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FAO trains 800 farmers and labourers on improving agricultural practices and reducing loss and waste of grapes and tomatoes in Nubaria, Egypt

Local farmer from Nubaria, Egypt, receiving training on the measurement of sugar in grapes

1 October 2017, Nubaria, Egypt –The Food and Agriculture Organization of the United Nations (FAO) in Egypt, in cooperation with the Ministry of Agriculture and Land Reclamation, organized a training program for 800 farmers and labourers in Nubaria, Egypt, on improved agricultural practices to maintain the quality and prevent loss and waste along food value chains.

The training is within the framework of the 'Food Loss and Waste Reduction and Value Chain Development for Food Security in Egypt and Tunisia' project, implemented by FAO with funding from the Italian Agency for Development Cooperation.

With the objective of building capacity in postharvest handling of tomato and grape to reduce food loss and waste, the training program ran from July to September 2017 for 350 tomato farmers in Bangar El-Sokar Area and 350 grapes farmers in Thebes Area. A group of 100 hired laborers was also given hands-on training that coincided with the 2016 harvest season for both crops.

Experts from Alexandria University delivered the trainings utilizing a mix of theoretical and hands-on field demonstrations. They focused on topics covering the entire food value chain, including pre-harvest factors affecting postharvest loss, harvesting, sorting, grading, packaging, storage, food safety, quality control and marketing practices, maturity and proper harvest techniques, standards and quality control for improved marketing, postharvest handling activities and common mistakes that lead to losses with potential solutions.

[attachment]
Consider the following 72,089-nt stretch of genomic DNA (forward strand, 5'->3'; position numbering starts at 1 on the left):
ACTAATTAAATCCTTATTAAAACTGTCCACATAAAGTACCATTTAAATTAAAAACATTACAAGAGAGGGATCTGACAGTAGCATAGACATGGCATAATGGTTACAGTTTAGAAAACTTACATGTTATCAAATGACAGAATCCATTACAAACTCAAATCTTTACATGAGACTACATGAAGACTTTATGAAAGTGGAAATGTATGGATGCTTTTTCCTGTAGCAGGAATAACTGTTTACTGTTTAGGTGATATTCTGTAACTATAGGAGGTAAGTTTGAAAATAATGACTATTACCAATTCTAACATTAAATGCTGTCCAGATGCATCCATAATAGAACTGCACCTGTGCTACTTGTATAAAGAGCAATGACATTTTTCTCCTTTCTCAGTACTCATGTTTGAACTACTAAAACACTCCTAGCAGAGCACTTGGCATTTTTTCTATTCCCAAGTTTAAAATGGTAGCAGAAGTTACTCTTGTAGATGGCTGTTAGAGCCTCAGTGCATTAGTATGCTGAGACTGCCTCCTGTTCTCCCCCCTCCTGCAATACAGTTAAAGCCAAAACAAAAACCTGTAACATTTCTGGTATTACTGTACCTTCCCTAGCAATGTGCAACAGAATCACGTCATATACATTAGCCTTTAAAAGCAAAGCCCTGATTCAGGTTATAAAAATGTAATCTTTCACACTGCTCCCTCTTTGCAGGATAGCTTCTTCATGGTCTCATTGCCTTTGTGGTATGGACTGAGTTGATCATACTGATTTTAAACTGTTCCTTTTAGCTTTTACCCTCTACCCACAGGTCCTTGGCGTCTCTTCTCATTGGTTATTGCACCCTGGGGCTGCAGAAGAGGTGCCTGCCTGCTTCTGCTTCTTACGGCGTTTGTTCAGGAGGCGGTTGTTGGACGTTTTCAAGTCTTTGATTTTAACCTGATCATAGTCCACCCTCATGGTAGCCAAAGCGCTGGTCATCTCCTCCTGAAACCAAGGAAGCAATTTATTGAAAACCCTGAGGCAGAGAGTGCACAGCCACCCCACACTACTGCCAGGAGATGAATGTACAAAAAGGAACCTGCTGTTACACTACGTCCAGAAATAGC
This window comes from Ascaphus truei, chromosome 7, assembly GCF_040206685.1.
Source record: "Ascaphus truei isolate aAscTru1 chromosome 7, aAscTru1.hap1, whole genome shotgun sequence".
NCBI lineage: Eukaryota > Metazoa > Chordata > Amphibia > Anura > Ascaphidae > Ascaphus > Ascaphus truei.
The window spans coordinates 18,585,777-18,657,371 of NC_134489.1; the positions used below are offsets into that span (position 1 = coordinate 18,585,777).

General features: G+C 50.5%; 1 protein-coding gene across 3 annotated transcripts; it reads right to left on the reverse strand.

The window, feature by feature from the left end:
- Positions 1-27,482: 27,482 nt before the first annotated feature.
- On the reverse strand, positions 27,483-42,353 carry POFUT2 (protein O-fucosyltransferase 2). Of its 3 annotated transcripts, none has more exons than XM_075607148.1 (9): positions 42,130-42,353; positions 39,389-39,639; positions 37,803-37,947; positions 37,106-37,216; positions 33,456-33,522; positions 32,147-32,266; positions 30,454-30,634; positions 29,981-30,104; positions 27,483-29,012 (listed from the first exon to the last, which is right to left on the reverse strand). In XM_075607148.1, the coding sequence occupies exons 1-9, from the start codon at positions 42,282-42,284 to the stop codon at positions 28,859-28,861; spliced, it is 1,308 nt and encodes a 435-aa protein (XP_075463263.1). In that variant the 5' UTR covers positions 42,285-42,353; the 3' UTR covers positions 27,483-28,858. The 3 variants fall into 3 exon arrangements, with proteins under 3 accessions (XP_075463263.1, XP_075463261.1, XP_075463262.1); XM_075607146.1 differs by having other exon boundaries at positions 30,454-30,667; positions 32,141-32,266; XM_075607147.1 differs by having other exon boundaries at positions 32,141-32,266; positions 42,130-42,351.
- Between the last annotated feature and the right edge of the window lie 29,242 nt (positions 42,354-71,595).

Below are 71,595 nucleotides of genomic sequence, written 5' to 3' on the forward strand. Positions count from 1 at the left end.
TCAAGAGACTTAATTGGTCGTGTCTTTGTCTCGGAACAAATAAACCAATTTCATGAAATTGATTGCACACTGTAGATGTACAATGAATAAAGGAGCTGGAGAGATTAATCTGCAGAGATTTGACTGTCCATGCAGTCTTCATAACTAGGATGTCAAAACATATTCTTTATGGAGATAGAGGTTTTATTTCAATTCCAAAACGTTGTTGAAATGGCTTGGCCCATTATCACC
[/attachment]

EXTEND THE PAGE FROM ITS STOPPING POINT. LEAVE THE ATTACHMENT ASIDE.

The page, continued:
“Food losses and waste in Egypt are high, especially for perishable products, and this has serious social, economic and environmental impacts. This project aims at increasing the technical and managerial capacity of value chain actors, including smallholder farmers, labourers, traders, and manufacturers, without neglecting women's organizations, in order to improve coordination, preserve quality and reduce losses in food chain activities,” said Hussein Gadain, FAO Representative in Egypt.

“The baseline studies and data for this project estimated the quantitative losses in Egypt to over 45 percent in grapes and over 50 percent in tomatoes at production, retail and wholesale market stages of the value chain. Major quality losses were also observed, which reduces the economic and nutritional value of the food products,” said Jennifer Smolak, FAO Egypt Nutrition and Food Systems Officer.

“Capacity development is one of the most critical solutions to reducing food loss, and we are pleased to work with Alexandria University on this activity to provide information, hands-on training and raise awareness of food loss among smallholder tomato and grape farmers in Nubaria. The next steps in our project will emphasize the postharvest, processing and marketing stages of the value chains, while continuing to build capacity on best practices to reduce food loss,” she added.

The project “Food Loss and Waste Reduction and Value Chain Development for Food Security in Egypt and Tunisia” takes a food value chain approach to food loss and waste reduction to improve the economic and environmental efficiency of the agri-food sectors, via upgraded food value chains.

In Egypt, the project is working with tomato and grape value chains in Nubaria and tomato value chains in Sharqia to provide technical and marketing support to the farmers’ associations and value chain actors. Project beneficiaries will work to create a food processing center that provides services to farmers, with the participation of youth and women. The center will also provide information and training courses, while strengthening the relationship between small farmers, small producers, traders and markets.


02/10/2017

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